23 Sep 2020

State of Play: Regulatory landscape for financial services institutions

Underpinning much of Australia's financial services market is strong regulation and a prescriptive and complex regime.

 

Hear from Narelle Smythe as she gives a download on the recent trends in the sector and describes the regulatory changes in the pipeline that will transform the industry, and allow more new entrants into Australia's financial services market.

 

To learn more about the key market trends and latest legal developments in Australia, visit our Australian Market: the state of play page.

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Clayton Utz communications are intended to provide commentary and general information. They should not be relied upon as legal advice. Formal legal advice should be sought in particular transactions or on matters of interest arising from this communication. Persons listed may not be admitted in all States and Territories.

Transcript

The financial services in Australia his highly regulated and very prescriptive.  There are various licences and other authorisations that are required, some of which are overlapping.

We've got very prescriptive regulatory regimes that cover the lifecycle of financial services things like disclosure and other conduct.  There's also mandatory breach reporting as a feature of our financial services legislation.  We have a number of regulators in the area depending upon a particular area of focus, so for example regulators dealing with things like consumer protection, prudential regulation, privacy and AML CTF amongst others. 

In relation to recent trends in Australia I think the number 1 trend and the overarching trend is there's been an increase in investigations and enforcement.  ASIC are our primary consumer protection corporate markets regulator has adopted a 'why not litigate' approach.  That has led to increase investigations and increase enforcement in the courts.  Similarly our AML CTF regulator, Austrac, has also increased its enforcement activities leading to an increase in enforcement in the courts.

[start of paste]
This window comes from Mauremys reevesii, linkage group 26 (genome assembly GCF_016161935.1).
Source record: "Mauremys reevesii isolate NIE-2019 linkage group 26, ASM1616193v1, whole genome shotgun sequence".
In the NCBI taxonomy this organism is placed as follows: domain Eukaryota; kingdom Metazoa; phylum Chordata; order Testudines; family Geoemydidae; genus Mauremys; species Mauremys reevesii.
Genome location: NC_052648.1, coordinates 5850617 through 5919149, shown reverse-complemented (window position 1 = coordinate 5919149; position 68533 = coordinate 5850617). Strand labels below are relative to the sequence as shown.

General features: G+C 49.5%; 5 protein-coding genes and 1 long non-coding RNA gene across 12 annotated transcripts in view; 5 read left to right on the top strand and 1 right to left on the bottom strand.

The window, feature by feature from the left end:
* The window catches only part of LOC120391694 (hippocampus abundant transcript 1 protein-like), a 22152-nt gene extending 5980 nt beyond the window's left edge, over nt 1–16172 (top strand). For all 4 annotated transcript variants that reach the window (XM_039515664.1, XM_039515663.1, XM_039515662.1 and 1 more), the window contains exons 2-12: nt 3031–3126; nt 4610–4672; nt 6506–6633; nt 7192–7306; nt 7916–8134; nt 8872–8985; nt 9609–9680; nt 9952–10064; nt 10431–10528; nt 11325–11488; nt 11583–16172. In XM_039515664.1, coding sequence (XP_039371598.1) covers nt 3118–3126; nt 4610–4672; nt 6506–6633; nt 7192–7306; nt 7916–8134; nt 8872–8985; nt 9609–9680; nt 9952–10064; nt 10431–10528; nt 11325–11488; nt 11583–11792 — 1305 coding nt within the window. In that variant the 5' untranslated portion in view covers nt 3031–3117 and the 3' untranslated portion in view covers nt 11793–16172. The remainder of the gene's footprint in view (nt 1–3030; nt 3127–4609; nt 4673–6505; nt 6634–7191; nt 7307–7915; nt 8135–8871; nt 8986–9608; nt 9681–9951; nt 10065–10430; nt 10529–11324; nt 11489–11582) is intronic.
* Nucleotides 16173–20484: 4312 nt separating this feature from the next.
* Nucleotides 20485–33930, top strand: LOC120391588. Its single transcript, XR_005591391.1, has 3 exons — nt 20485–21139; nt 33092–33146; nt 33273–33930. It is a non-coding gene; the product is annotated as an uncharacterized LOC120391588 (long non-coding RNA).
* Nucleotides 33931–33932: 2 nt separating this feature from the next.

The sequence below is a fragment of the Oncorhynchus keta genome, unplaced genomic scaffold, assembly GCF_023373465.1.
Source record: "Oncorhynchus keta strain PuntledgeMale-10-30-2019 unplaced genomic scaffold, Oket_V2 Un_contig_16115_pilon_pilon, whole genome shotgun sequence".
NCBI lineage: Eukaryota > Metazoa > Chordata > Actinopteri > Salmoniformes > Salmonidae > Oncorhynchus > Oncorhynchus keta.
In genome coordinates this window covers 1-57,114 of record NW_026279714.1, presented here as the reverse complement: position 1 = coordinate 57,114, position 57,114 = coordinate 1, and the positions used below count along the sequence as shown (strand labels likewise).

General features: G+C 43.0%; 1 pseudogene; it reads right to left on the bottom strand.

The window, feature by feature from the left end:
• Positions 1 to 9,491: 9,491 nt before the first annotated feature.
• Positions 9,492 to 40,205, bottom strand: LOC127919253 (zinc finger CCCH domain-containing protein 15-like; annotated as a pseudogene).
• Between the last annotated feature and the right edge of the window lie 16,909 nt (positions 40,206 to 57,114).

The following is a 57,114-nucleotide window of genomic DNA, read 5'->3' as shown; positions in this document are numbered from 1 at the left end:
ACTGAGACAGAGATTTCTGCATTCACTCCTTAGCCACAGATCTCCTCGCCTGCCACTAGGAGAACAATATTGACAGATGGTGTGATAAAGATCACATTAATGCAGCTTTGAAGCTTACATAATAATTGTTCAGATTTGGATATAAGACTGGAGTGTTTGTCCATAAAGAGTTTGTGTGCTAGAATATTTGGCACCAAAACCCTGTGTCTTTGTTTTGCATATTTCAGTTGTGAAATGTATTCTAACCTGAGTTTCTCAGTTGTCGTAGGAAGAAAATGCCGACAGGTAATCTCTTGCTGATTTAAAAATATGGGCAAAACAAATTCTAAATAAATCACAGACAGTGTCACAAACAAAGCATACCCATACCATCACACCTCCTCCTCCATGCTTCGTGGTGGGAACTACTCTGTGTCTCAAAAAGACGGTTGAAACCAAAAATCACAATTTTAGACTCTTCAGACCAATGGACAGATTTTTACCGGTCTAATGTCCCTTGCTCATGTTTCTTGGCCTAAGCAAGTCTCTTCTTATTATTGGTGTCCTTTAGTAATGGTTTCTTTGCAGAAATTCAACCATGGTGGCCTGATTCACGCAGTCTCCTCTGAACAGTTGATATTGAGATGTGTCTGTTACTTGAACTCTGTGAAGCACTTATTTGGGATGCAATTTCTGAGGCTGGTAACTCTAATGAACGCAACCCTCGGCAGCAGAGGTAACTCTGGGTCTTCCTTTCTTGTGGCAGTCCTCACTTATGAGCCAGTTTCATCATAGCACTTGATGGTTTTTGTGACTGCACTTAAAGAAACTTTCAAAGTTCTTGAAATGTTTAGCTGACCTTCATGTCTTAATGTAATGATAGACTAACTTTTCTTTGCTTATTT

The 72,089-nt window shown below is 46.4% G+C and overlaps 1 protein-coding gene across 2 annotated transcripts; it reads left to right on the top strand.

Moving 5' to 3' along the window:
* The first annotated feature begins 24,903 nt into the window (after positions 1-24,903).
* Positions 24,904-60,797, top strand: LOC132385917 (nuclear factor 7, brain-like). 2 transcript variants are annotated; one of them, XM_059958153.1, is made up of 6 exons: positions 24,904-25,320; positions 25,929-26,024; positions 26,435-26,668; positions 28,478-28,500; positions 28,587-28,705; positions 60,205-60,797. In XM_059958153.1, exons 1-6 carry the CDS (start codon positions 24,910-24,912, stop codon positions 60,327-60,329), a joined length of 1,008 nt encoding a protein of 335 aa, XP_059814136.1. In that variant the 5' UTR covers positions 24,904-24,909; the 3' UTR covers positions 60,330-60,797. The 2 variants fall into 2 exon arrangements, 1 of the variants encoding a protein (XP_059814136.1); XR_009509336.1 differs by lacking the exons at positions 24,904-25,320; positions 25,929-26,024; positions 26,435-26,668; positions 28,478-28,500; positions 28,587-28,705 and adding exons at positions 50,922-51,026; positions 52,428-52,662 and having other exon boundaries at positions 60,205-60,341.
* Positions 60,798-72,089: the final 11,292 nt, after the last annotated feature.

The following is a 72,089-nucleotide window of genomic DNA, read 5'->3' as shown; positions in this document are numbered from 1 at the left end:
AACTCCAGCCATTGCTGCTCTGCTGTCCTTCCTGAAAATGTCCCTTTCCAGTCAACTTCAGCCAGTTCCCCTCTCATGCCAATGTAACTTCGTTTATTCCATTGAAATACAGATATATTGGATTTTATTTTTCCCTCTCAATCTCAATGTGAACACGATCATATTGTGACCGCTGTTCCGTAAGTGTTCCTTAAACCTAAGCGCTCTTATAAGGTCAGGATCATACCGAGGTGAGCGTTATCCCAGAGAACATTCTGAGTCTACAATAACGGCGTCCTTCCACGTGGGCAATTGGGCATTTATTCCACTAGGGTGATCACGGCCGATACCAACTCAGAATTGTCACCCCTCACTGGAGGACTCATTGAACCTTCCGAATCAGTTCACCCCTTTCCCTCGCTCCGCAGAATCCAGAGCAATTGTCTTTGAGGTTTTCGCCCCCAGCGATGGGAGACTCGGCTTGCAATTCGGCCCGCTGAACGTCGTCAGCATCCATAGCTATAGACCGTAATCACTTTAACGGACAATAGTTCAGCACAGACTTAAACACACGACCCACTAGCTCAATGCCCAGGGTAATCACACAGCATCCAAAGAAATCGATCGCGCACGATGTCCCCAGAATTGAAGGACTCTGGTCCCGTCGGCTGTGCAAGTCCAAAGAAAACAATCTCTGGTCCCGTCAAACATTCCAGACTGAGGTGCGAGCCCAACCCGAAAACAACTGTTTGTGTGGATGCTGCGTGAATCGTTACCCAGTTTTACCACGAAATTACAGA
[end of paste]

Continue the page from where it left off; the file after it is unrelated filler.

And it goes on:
Second trend is there has been an increase in the regulation.  There's been a number of regulatory changes that have been made, a number of them are very significant and a number of very significant regulatory changes in the pipeline, they've been stalled because of COVID but they will be introduced.  Some of those changes have significantly increased the penalties that apply to breaches of certain financial services legislation. 

Thirdly, there's been an increasing focus on governance, culture and accountability.  There have been a regime introduced, another regime to be introduced to make individuals within organisations more accountable. 

Fourthly, there's been a focus on competition including through Fintech and Regtech.  So amongst other things we've introduced and in the process of introducing an open banking regime which will give customers more control over their banking data and allow them to have that data sent to others.  There's also been efforts to provide alternative licensing pathways for some institutions to effectively streamline what can otherwise be a relatively onerous licensing process with the intention that that will allow new entrants, particularly in the Fintech space into the Australia financial services market.